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    I once witnessed a nasty scene at the pro shop. Guy came by to pick up his racket. The stringer told him his racket was fake and was already partially cracked when the guy dropped it off (with the admin, when the stringer was not there) and it started to crack further when he tried to restring. Customer said his racket was not a fake. Pro shop owner intervened and asked him whether he had the receipt or was it a dubious purchase on the bay. Customer gets insulted, said he bought it from a big store. Owner says show me the receipt and I will talk to the store manager and explain why it is a fake. Guy says who keeps the receipt for so long, and nothing was wrong with the frame - you guys cracked it. Owner demonstrates why it is a fake and explains that is why the poor quality caused a bigger crack on stringing. Customer says he doesn't want to argue - he wants his frame back with the strings on it. Stringer says he had to cut out the strings because the existing crack was unexpected and hardly visible. Customer asks for it to be strung for free - stringer refuses saying stringing will completely destroy the frame and he won't do it, even for money. Customer marches out and promises to tell all his friends never to buy from the store.
     
    #47
  48. goran_ace

    goran_ace Hall of Fame

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    This is what I would have done: If they haven't paid yet, just say it's no charge this time, it's on the house. They can choose to keep it and play with it, or they can pay to have them restrung again. If they have already paid, I'd ask that they play with the rackets one more time and then after that if they are still unhappy I will offer them a full refund or restring for free.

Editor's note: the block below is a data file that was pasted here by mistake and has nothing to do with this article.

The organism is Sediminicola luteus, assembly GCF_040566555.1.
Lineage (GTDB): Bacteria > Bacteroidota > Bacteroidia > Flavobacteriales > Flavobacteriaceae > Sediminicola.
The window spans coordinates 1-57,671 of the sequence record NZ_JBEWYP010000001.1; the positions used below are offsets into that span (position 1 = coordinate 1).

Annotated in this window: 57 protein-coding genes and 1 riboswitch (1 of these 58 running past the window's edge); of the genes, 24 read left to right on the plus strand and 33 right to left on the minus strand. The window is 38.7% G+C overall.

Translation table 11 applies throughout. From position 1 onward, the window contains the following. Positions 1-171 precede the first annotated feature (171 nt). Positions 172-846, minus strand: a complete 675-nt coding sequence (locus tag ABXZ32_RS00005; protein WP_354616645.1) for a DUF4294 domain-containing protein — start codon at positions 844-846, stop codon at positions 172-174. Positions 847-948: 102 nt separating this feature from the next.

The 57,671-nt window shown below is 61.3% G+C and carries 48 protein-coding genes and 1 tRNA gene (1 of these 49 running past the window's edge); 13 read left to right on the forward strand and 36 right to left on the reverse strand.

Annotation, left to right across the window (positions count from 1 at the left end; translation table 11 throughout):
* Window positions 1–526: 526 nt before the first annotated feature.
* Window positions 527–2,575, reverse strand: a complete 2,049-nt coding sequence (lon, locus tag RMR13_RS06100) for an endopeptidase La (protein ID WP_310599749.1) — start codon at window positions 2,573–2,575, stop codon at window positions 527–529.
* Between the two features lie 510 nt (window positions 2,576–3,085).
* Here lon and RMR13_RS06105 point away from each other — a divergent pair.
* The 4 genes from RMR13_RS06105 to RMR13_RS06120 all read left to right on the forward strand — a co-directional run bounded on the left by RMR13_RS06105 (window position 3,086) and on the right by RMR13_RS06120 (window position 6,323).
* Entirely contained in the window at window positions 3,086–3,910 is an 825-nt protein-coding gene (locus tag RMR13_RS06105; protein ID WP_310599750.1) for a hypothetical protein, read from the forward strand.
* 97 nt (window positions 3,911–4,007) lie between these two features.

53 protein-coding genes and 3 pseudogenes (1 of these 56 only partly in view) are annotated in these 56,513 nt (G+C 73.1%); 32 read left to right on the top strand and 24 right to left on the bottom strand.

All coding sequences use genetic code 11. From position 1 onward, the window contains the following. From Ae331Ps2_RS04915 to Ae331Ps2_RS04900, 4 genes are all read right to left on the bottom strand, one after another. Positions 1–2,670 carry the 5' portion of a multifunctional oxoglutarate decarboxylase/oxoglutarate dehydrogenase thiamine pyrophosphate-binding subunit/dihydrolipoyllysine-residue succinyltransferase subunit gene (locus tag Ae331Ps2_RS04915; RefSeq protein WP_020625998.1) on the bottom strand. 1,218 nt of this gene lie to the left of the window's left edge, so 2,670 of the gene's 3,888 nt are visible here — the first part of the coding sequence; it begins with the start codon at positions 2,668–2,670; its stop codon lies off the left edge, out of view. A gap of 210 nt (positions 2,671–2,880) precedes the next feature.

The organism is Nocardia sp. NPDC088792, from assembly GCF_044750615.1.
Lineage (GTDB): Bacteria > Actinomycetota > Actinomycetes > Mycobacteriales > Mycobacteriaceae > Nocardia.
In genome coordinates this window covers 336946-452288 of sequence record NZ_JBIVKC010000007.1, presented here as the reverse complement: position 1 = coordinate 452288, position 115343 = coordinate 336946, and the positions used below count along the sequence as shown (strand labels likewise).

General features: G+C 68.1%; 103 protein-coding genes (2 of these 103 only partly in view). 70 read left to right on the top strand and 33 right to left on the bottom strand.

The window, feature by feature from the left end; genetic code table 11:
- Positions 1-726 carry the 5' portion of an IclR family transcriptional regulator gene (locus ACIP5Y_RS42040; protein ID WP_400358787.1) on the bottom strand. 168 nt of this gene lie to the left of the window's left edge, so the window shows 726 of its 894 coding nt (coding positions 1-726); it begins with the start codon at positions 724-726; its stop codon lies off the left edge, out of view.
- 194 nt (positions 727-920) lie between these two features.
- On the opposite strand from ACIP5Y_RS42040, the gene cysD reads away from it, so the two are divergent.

You have to respect your customers. People don't always remember what you did for them, but they will rememeber the way you made them feel. I've dealt with a lot of elderly customers and they tend to hold on tightly to their dollars, they grew up in a different generation. Also, don't try to win them over with technical speak about strings, just apologize and take care of it. If you gain their trust, they're willing to go out of their to come back to you, and they'll tell their friends, not just senior tennis friends, maybe they have a son/daughter who plays and you can become stringer of choice for their league team because they heard how well you treated their parents who know nothing about tennis equipment. No amount of money can buy the quality of advertising that word-of-mouth personal endorsement provides ("you have to see my stringer, he's the best! and such a nice young man."). On the other hand, if you offer bad service, word will spread quickly about the rude service and that can kill your repuation quickly. Tennis is a social game and the tennis playing community is very tightly knit.
     
    #48
  49. Topspin101

    Topspin101 Rookie

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    I so apologize for jumping down your throat Irvin. Had a couple cocktails and I reacted poorly at best. I have not read yet beyond your post but assume I get blasted as I should. Sorry man!

    Sincerely/Don
     
    #49
  50. Irvin

    Irvin G.O.A.T.

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    Don I have no problem with what you said I don't take this personally there is no need to apologize.
     
    #50